WHAT: New discoveries about anti-HIV antibodies may bring researchers a step closer to creating an effective HIV vaccine, according to a new paper co-authored by scientists at the Vaccine Research Center of the National Institute of Allergy and Infectious Diseases (NIAID), part of the National Institutes of Health.
Scientists know that an HIV-neutralizing antibody called b12 binds to gp120, an HIV surface protein, at one of the few areas of the virus that does not mutate: the site where gp120 initially attaches to human immune cells (http://www3.niaid.nih.gov/news/newsreleases/2007/b12antibody.htm). It was thought that exposing the human immune system to this site on gp120 would generate antibodies that, like b12, can neutralize HIV. Studies have found that for unknown reasons, however, the vast majority of antibodies that recognize this site do not block the virus from infecting cells. Now a new study solves this puzzle, suggesting that antibodies must home in precisely on the site of initial gp120 attachment to successfully neutralize HIV.
The gp120 protein usually appears on the surface of HIV and on infected cells in inactive forms of viral debris or non-functional viral spikes. Only rarely do gp120 molecules appear on the surface of the virus in a functional viral spike, which contains a cluster of three gp120 molecules, known as a trimer, in specific alignment. HIV uses this functional viral spike to bind to immune cells and infect them.
The new study shows that most antibodies able to bind to non-functional forms of gp120 cannot bind to gp120 in the functional viral spike and therefore cannot neutralize HIV. Further, the study demonstrates that the reason most anti-gp120 antibodies similar to b12 cannot bind to the functional viral spike is because of the way these antibodies attach to gp120. A close examination of two such antibodies illustrated that their binding positions on gp120 cause a key portion of the protein either to swing in or flare out in positions incompatible with the trimer structure. In contrast, the position of b12 antibody binding allows gp120 to neatly form its normal trimeric structure.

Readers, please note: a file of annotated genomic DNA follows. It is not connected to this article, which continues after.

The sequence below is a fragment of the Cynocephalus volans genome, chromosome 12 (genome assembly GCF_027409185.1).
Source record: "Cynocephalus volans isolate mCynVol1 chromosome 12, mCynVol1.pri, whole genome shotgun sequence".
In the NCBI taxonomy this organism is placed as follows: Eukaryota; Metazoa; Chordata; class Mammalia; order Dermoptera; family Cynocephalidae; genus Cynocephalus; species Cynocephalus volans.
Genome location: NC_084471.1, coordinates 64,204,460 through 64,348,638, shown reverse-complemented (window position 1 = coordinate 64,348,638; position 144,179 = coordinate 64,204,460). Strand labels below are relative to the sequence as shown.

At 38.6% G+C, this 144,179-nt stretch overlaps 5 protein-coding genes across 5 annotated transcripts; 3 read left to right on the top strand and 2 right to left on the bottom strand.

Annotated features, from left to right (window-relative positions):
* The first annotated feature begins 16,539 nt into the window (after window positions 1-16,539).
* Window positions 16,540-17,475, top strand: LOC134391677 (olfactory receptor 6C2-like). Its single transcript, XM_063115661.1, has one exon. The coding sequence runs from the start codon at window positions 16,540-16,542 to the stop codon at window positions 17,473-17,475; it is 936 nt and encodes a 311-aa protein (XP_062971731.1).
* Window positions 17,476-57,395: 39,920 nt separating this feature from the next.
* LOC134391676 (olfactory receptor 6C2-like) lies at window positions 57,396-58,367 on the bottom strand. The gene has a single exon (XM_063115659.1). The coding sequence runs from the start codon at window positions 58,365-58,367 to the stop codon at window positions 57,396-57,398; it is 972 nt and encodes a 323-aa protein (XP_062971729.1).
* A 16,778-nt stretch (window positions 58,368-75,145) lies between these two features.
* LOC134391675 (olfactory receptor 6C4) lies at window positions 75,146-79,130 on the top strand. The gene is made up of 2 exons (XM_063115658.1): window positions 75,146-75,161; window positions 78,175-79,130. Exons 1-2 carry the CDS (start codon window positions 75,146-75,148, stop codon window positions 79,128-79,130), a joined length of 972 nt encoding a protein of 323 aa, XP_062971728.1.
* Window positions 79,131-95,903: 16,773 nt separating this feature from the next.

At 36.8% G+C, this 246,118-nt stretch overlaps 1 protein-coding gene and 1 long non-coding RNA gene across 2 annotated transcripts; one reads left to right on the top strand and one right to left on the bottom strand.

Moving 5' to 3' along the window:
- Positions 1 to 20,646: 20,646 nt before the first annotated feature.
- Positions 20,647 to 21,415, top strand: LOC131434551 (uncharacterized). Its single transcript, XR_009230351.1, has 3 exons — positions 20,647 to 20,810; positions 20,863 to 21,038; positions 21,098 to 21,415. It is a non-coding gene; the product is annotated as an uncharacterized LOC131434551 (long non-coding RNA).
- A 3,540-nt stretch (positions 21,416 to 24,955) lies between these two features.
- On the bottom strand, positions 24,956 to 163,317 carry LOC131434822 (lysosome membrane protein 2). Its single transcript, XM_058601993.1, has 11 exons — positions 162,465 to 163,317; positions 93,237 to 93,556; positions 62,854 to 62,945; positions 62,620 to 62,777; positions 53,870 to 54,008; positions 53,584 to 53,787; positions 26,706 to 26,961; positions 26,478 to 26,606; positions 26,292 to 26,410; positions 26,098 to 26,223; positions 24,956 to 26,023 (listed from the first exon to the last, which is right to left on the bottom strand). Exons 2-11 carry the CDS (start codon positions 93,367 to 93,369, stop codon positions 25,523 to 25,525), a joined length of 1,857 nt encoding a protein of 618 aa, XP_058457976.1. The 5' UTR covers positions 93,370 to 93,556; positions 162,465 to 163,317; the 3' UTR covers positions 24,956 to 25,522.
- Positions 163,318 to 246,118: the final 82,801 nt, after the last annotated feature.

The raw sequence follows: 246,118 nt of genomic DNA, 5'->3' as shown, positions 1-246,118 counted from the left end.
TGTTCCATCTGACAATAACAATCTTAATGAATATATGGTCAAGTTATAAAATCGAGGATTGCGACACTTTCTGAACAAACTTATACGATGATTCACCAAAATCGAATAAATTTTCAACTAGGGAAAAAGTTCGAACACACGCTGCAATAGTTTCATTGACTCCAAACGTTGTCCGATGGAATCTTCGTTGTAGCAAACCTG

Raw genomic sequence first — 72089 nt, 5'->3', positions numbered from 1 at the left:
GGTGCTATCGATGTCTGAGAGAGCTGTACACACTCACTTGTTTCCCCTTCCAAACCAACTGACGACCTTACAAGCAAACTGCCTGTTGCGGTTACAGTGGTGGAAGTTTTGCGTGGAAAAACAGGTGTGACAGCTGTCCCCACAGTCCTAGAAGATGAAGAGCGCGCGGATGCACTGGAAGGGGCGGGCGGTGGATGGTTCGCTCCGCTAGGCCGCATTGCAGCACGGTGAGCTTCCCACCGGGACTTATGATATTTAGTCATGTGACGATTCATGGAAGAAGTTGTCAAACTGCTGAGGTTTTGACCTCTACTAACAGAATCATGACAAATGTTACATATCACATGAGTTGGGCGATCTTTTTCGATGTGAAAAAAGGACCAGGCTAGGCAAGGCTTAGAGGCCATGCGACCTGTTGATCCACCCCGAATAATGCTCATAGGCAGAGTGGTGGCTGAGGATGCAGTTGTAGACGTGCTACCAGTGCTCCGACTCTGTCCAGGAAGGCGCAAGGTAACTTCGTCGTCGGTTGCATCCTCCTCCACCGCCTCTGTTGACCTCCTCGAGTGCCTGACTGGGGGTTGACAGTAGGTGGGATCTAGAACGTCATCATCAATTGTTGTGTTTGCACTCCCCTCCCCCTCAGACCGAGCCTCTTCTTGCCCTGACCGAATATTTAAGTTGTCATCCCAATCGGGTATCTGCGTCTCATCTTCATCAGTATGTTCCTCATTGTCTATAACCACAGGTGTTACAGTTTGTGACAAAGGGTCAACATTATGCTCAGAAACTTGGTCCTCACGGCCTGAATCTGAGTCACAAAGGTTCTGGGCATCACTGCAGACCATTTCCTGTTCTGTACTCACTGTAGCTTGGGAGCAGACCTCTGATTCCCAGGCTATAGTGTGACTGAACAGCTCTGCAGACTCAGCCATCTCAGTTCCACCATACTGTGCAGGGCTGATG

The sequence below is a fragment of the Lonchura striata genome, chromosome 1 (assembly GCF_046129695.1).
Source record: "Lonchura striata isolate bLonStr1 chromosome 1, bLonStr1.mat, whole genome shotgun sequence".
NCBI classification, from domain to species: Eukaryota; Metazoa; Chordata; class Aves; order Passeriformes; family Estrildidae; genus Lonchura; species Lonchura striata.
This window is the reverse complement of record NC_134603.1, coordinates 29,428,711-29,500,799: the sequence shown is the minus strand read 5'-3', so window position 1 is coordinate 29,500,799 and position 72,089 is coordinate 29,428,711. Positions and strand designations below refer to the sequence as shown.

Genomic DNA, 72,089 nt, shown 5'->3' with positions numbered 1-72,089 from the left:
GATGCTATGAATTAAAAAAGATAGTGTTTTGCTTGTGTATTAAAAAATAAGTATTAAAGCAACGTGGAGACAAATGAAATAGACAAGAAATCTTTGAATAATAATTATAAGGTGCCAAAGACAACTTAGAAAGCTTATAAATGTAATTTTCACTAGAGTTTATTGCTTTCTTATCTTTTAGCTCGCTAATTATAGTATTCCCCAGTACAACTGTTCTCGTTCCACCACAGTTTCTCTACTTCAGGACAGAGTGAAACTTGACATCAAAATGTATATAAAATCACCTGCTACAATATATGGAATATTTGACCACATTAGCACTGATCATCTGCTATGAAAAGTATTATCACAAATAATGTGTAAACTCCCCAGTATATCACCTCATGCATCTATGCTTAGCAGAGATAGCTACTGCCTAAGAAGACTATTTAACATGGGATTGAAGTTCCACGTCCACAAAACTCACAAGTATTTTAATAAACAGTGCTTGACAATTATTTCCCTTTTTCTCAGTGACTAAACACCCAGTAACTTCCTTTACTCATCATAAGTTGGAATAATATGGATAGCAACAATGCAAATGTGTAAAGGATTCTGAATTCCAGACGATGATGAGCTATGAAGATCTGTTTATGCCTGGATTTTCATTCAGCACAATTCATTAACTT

The scientists conclude that generating HIV neutralizing antibodies will require teaching the immune system to make antibodies that precisely target the site of vulnerability on gp120 as it appears in the functional viral spike rather than targeting the plentiful forms of viral debris such as single gp120 molecules.
ARTICLE: L Chen et al. Structural basis of immune evasion at the site of CD4 attachment on HIV-1 gp120. Science DOI 10.1126/science.1175868 (2009).
WHO: Peter D. Kwong, Ph.D., and John R. Mascola, M.D., chiefs of the Structural Biology Section and BSL-3 Core, respectively, in the NIAID Vaccine Research Center, as well as Gary J. Nabel, M.D., Ph.D., director of the Vaccine Research Center, are available for interviews.
CONTACT: To schedule interviews, please contact Laura Sivitz, 301-402-1663, firstname.lastname@example.org.
NIAID conducts and supports research—at NIH, throughout the United States, and worldwide—to study the causes of infectious and immune-mediated diseases, and to develop better means of preventing, diagnosing and treating these illnesses. News releases, fact sheets and other NIAID-related materials are available on the NIAID Web site at http://www.niaid.nih.gov.
The National Institutes of Health (NIH)—The Nation's Medical Research Agency—includes 27 Institutes and Centers and is a component of the U. S. Department of Health and Human Services. It is the primary federal agency for conducting and supporting basic, clinical and translational medical research, and it investigates the causes, treatments and cures for both common and rare diseases. For more information about NIH and its programs, visit http://www.nih.gov.
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